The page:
@Skookum, the scanners (over 450) have been in 68 airports, deployment beginning since March of 2010. They are a courtesy of the ARRA stimulus package. If you’ll notice, most of the horror tales you all like to relate are not recent, but extend back to summer.
I, personally, have been thru the scanners back in spring 2010. Watch for my leaked naked photo… coming to a theatre near you. If you can recognize me, that is….
Fearless, I stopped flying regularly in 02 due to harassment over my dainty instruments and TSA consternation over why a guy in cowboy duds and moccasins is flying all over the world. I thought they were incredibly stupid and incompetent back then: the situation apparently has worsened; unfortunately, it is hard for a group to be better than its leadership.
There was humor on one occasion. I was in an office being interrogated for the typical hour or two when I should have been in the Elite lounge getting snockered for free. There were two agents with me trying to get me to crack about not really being what I said I was or who i said I was, when a Black guy came in with a suit on and an official looking clipboard. He picked up my McPherson speculum and said, “Ha, a horse dentist.” He was obviously a boss and had worked at a horse farm earlier in his life. The two wanna be Elliot Ness types just got up to leave when I busted out laughing in my very uninhibited style of laughter.
Other than that it was the same stupid questions at every airport, trying to make me forget who I was or what I do or where I was going. Some real top notch investigative work going on among those boys.
Yes, just because a guy looks different, dresses different, talks different, has an intense personality and an unusual trade doesn’t necessarily mean he is a terrorist. I quit flying because the TSA couldn’t come to terms with the possibility that some people are just different.
Now all you people are fairly similar, hmmm. Maybe that’s why you are all under scrutiny? 🙄
Bees there are few men who admire the feminine form more than me; however, in public places, femininity is enhanced with a certain amount of decorum and modesty.
Marxism hates these fragments of culture. They need to break down normal cultural conventions, the family, religion, and sexual morality. Once a truly amorphous society emerges, Marxist social engineering can then mold people into drones that think only in ‘group think’ terms about politically correct themes. Then dissension is punished and conformity is rewarded.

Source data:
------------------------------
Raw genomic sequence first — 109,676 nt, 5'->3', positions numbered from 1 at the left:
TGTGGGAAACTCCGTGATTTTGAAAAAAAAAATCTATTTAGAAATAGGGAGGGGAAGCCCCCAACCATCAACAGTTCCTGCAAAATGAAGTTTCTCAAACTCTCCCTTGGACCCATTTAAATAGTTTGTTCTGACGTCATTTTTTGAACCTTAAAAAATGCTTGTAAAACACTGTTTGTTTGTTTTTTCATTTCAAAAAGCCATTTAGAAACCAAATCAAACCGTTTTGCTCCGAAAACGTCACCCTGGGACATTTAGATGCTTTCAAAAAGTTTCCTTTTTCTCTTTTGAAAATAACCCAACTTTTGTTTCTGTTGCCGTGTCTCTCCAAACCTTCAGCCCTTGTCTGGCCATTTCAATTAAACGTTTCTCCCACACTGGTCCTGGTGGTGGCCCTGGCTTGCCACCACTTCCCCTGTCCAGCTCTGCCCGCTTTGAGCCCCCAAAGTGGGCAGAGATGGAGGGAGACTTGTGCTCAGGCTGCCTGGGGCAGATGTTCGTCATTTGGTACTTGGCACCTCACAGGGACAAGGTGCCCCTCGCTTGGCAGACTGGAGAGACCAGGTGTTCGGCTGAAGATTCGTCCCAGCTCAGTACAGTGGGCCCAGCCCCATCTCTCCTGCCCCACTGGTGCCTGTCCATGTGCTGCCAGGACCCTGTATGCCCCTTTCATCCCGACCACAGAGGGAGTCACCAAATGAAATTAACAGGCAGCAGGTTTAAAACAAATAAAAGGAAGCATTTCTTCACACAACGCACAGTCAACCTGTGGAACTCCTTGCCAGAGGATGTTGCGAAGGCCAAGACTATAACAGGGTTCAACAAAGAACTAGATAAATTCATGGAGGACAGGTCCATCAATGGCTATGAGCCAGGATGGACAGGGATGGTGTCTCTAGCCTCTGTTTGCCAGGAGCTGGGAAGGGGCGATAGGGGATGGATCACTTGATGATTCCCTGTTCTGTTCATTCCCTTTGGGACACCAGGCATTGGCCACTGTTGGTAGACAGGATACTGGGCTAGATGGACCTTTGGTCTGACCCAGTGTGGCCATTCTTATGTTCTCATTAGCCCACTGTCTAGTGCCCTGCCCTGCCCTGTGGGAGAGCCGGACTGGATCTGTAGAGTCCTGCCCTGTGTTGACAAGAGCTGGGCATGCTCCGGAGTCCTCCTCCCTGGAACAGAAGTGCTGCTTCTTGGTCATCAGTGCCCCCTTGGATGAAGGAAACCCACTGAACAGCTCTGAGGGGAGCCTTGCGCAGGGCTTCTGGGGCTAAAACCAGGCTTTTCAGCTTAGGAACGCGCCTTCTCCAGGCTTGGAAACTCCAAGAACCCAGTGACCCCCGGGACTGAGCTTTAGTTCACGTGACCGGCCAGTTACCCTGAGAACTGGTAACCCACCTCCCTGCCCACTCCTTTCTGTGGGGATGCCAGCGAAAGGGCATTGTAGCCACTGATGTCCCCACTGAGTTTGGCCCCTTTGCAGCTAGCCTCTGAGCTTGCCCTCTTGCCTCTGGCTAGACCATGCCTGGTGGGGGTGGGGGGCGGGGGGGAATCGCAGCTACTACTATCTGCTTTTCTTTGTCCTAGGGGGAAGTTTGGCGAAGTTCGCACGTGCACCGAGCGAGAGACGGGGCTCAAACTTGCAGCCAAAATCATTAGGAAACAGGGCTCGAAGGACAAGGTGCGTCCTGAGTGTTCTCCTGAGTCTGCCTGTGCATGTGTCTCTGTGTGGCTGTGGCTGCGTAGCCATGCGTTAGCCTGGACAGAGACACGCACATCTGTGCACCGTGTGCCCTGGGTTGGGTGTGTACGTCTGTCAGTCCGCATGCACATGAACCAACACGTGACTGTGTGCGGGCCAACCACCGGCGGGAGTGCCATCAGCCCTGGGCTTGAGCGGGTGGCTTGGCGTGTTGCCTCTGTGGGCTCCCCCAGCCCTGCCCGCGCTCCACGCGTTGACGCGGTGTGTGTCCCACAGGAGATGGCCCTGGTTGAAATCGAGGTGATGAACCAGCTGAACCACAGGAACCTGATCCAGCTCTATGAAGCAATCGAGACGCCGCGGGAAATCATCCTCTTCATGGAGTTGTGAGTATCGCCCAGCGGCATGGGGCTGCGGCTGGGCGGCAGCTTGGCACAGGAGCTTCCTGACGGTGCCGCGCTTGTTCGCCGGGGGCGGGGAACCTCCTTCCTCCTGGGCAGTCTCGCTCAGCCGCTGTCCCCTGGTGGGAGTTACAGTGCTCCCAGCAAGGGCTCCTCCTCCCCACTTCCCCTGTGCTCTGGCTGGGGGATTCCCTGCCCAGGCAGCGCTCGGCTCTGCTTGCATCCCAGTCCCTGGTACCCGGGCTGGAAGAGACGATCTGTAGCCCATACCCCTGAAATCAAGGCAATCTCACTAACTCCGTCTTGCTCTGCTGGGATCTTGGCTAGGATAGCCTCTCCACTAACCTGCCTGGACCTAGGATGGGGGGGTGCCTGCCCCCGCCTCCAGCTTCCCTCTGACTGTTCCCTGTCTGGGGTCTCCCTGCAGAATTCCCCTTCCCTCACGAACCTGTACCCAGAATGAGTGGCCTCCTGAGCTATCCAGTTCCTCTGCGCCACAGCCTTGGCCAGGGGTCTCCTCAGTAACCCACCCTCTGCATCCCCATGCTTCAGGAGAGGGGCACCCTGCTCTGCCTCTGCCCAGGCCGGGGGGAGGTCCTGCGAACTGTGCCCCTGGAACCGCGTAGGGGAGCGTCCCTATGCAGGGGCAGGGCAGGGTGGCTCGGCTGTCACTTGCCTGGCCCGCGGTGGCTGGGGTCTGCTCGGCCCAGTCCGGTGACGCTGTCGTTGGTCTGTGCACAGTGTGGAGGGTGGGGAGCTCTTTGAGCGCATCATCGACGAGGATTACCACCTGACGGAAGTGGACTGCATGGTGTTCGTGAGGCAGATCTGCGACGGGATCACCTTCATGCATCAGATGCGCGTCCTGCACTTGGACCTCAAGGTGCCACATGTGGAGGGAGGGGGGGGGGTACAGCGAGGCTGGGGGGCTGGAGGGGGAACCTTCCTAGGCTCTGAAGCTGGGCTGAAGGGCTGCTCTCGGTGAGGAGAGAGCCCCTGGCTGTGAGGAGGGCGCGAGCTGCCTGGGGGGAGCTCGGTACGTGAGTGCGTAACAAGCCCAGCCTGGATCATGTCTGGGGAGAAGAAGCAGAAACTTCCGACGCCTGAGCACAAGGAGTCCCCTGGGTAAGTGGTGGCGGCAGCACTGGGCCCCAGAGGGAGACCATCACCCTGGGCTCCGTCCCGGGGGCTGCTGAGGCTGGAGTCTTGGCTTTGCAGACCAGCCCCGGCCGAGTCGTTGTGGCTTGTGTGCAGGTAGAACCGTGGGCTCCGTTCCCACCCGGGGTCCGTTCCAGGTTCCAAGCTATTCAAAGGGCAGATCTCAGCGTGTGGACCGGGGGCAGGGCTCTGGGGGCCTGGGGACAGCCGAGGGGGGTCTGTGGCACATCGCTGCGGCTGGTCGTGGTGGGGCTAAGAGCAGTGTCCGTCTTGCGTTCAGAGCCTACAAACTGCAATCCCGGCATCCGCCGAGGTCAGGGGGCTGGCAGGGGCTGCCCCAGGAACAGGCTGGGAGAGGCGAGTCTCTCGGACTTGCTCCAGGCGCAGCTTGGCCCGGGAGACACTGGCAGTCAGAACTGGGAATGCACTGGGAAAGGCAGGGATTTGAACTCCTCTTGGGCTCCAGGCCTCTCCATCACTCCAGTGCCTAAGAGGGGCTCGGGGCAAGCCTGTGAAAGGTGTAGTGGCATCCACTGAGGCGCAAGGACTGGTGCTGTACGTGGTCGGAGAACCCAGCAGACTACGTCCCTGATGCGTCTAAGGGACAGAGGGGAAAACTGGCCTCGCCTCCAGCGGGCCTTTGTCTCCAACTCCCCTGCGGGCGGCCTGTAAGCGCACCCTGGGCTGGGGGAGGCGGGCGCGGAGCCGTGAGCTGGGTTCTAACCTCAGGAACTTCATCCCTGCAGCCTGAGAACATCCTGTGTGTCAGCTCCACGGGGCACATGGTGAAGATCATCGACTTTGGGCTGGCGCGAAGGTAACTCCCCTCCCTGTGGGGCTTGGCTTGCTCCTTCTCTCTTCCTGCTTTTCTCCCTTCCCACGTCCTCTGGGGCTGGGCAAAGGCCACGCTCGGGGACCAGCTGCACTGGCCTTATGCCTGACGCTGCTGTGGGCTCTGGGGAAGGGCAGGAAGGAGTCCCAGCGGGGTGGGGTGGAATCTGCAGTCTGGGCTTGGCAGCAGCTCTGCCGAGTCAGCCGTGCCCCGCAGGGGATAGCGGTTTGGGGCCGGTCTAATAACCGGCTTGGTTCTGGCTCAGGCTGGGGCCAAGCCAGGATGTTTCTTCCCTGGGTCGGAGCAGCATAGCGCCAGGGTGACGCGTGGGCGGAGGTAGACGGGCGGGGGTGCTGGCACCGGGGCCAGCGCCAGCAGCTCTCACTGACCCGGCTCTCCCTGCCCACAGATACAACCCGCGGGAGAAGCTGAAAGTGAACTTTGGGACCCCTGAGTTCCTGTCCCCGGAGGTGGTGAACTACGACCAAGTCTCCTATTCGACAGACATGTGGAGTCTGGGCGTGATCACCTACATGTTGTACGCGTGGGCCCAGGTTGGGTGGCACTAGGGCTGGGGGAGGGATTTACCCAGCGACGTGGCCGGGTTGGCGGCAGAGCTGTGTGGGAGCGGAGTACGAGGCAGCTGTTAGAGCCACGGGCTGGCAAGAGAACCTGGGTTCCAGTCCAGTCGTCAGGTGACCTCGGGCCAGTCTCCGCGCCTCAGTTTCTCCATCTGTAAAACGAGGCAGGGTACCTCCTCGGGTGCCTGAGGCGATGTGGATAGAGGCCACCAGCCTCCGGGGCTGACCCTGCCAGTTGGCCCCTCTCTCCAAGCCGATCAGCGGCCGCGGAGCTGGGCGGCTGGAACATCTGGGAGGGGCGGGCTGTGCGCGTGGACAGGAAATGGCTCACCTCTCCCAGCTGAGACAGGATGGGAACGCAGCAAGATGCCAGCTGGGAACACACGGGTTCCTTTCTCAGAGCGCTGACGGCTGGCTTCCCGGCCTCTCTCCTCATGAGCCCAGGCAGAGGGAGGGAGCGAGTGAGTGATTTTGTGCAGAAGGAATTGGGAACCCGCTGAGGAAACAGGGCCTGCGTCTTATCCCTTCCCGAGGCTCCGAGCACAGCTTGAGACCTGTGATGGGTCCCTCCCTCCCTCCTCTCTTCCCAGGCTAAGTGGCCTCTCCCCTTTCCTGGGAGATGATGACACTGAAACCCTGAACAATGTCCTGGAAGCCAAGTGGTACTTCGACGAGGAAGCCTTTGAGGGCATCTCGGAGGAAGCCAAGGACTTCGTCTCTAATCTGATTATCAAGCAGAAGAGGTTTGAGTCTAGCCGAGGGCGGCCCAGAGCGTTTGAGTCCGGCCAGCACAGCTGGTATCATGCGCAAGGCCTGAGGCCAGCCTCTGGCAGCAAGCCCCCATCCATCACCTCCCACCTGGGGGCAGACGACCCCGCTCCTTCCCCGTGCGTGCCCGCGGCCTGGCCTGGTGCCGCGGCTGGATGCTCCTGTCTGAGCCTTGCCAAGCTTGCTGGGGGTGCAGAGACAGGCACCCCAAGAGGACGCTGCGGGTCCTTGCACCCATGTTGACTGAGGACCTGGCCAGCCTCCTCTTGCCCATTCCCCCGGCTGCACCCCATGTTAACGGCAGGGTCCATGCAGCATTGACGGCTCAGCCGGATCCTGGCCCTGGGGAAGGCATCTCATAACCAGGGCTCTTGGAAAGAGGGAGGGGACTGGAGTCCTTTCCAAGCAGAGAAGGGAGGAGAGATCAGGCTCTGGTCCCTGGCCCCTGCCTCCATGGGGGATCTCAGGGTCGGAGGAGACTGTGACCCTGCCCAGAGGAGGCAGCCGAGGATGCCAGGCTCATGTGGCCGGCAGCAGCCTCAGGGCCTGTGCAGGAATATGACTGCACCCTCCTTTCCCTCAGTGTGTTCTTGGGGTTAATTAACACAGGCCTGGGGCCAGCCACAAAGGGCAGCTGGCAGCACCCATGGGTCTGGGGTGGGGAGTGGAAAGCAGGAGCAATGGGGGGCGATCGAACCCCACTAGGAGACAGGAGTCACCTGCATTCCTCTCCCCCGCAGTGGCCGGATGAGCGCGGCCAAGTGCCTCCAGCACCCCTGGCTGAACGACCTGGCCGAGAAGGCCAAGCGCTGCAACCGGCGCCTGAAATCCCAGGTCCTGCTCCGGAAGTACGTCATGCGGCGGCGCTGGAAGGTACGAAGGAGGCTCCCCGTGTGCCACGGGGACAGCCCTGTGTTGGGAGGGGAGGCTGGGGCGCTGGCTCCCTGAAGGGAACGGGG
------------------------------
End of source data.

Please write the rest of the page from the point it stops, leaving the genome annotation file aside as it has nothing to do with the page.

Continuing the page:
Therefore, in the best interests of society and to resist this Marxist urging, I believe it is best if only men wear supporters. Women like to wear thongs these days, on their feet and around the middle, that’s fine with me, but there is a time and place for everything.
I’ve been all over the place in my spare time.
SKOOKUM, THANKS ,I was just joking on the other link of your previous comment
CHUCK FENEY ON 37, FUNNY, BYE
You haven’t flown regularly since 2002? That surprises me. On another thread, you make, what appears to be, several first-hand observations about the changing demographics of the TSA under Obama, and the harassing behavior you personally experienced from certain TSA agents since those changes. I assume you must still fly fairly frequently to have noticed the changing racial demographics of the security personnel at airports pre and post-2008.
I look forward to hearing from you here. , as promised.
Wishing you all the best.
Don’t worry Tom. I am preparing for you. Just got home tonight. I am tired and sore.
Actually, I have thought about you way more than you might think. I have at least two ‘race issue’ posts in my mind, driving and work gives me time to outline articles in my head. I touched on race in Debauching A Culture, but I will direct more effort towards race in the future. You might agree with me that Blacks are given a much wider rein to talk about race: Whites and others are more circumspect on racial issues, afraid to cross the imaginary line of Political Correctness that is not really defined except by Black demands and White guilt.
In college, as a foreigner, I was bewildered by this strange situation and when I asked to know how Blacks felt,I was rudely informed that I would never understand because I was not Black. Actually, I thought this was a cop out, it was like saying you couldn’t learn German if you weren’t a German.
In the service I had several Black friends. Years later I ran into one of them, sadly enough, he informed that a mutual Black friend was killed in a fight on base after I got out. I had anther Black fried who befriended me in a very unusual circumstance that I am going to write about. His name was Slim Shady, you will want to read that one Tom.
You must remember that the first time I ever saw a Black was on a vacation when I was 14 or so in Virginia. I asked my dad how come no Blacks live up North and he told me that they didn’t get enough sunlight in the winter. I think he was serious. I know Blacks live as far North as Toronto and Edmonton, they don’t seem to suffer any ill effects, no more than anyone else. It sounds funny, but not really, there are probably as many Blacks as any other race who believe the same wives’ tales